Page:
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Canoe post office held community together

Story by Kevin McKinley | All Things Southern

The recipe for success in a small community might include four things – a country store, churches, a school and a post office. Canoe, at one time, had all four. Yet, a post office is a thing that is unique to the above mix. Many times news from the outside world traveled by rail to the local post office where locals learned of distant battles, births and deaths; all inside the threshold of their local postal authority.

From the arrival of the first postmaster on Jan. 15, 1886, in the person of Mr. Peter H. Emmit, until the last postmaster, Mrs. Elna Lemmon, closed the door for the last time on June 15, 1976, the Canoe Post Office did much to provide the area with its unique identity. Yet mail from Canoe had an even earlier history.

According to an Atmore Advance article from March 11, 1976, a Confederate soldier addressed a letter to his wife with the postmark: “Canoe Station,” which may have been among the first letters mailed from the area. The article says historians can determine mail came and went in the tiny hamlet beginning in 1864.

The Canoe Post Office stood in several places over the years. At one time, it was in the P.E. Stanton store, which stood at the intersection of Highway 31 and Canoe Road South on the southeast side of the caution light. Perhaps the two best-known locations were in Robert Fate Lowery’s store, which was near the present block building on the north side of the tracks at the caution light and a little further down on the left was the last location. Lowery took a postmaster’s test and was awarded the job July 2, 1914. He would serve as head of the local post office for the next 44 years before retiring.

A little further down the lane from the Lowery store was the final location. It is believed the post office concrete step is still visible; although half grown into a water oak. The location is next door to the Frontier Communications in building in Canoe.  It stood at this location 46 years until its closing in 1976. The post office received mail by train, which would fly by and throw out a sack of mail and snatch a bag of mail off of a platform as it zoomed by.

The final building was 11-foot by 15-foot. The Canoe Post Office was handling 200 pieces of mail a day when it closed and 200 P.O. boxes were rented at the time of closure.

Mrs. Lemmon, the final post mistress, said in 1976, “I think the post office should remain open. I sell a good many money orders and it’s convenient for the people to come here to get money orders and stamps.”

At the time of the closing, Mrs. Carolyn Conn – a determined advocate for the community – told The Atmore Advance, “It’s revolting they are closing it down. It hurts me to think they’re going to close it. I don’t think it’s an economic measure.”

Yet Mrs. Conn and others didn’t take the closure lying down. The government threatened three times to close the facility, and the members of the Canoe Study Club, the Canoe Civic Club and the Canoe Homemaker’s Club and others bravely prevailed against the powers that be, except on the last attempt.

Yet with Mrs. Lemmon’s retirement in June 1976, there was little that could be done to save this portion of the community’s identity. Following the closure, residents received their mail as addressed to Route 4, Atmore. According to the records of the Civic Club from the era, “In late May 1976, we were notified for the third time, that the Postal Service was going to have to close – this time on June 18, 1976, as our postmistress, Mrs. Elna Lee Lemmons, had resigned before her term was up. Try as we did, we were unsuccessful in finding someone else to replace her before the deadline. As it seemed inevitable that the Postal Service would close it sooner or later, we tried to resign ourselves to that fact.” Mrs. Ann Key was club secretary at the time, and Mrs. Vivian Young was president of the club.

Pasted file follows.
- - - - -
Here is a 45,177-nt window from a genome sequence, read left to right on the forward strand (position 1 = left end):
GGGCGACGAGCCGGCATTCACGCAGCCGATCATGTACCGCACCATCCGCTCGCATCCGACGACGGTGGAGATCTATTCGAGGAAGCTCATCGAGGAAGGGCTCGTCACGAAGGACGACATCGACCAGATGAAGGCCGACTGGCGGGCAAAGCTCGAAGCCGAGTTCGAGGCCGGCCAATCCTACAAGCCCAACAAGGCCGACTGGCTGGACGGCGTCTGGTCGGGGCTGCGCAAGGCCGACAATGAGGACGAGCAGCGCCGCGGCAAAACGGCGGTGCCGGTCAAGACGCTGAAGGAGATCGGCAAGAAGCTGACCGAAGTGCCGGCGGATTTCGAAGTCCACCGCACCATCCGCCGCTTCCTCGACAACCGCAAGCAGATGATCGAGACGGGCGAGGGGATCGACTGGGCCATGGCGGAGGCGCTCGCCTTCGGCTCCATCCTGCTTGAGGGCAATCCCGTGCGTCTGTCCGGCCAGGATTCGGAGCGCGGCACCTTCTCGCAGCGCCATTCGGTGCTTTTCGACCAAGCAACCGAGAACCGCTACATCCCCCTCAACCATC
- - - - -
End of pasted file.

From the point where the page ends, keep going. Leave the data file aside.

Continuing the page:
Mrs. C.W. Young stated at the time of the closure, “We would like to have it at least changed to ‘Canoe Route’ and that way we can save some of our identity.” She had the distinction of mailing what may have been the last letter from the Canoe Post Office on June 18, 1976. Never let anyone tell you Canoe didn’t have a zip code. The letter is addressed with the zip 36514. Mr. Ellie Bailey dropped off the last mail delivered to the Canoe Post Office on the same date. He was my mail deliverer when I was a boy.

The Canoe clubs, previously mentioned, lobbied the U.S. Post Office to donate the old post office boxes and were successful. These are housed in the Canoe Civic Center and will hopefully soon be part of an exhibit on Canoe history inside the building.

The following are some of the Canoe Post Masters/Mistresses down through the years: Peter Emmit, Jan. 15, 1886; Andrew J. Hall, Jan. 15, 1886 and Nov. 5, 1900; Bertha Hall, July 1, 1949; Nell Hill, June 28, 1950; Adrain Jackson, June 20, 1882 (?); Josiah Kendrick, Dec. 7, 1869 (?) and May 22, 1879; Robert Lowery, 1914, and March 16, 1915; Wm. McCants, Feb. 23, 1898, Jas. H. Mullin, March 25, 1880; Wm C. Pace, June 2, 1896; Henry Ray, Feb. 16, 1891; Phillip Stanton, Aug. 24, 1905; and Randolph Young, Nov. 2, 1885

The civic-minded residents of Canoe did their best to save and preserve the identity of their proud community during an era of cutbacks and governmental malaise. They were proud of their history and their neighbors, and they had great faith in the goodness of those around them. Today, the Canoe Civic Club endeavors to carry on the fine work of those who came before us. Anyone interested in volunteering, helping or joining the Canoe Civic Club please contact Kevin McKinley at 251.294.0293.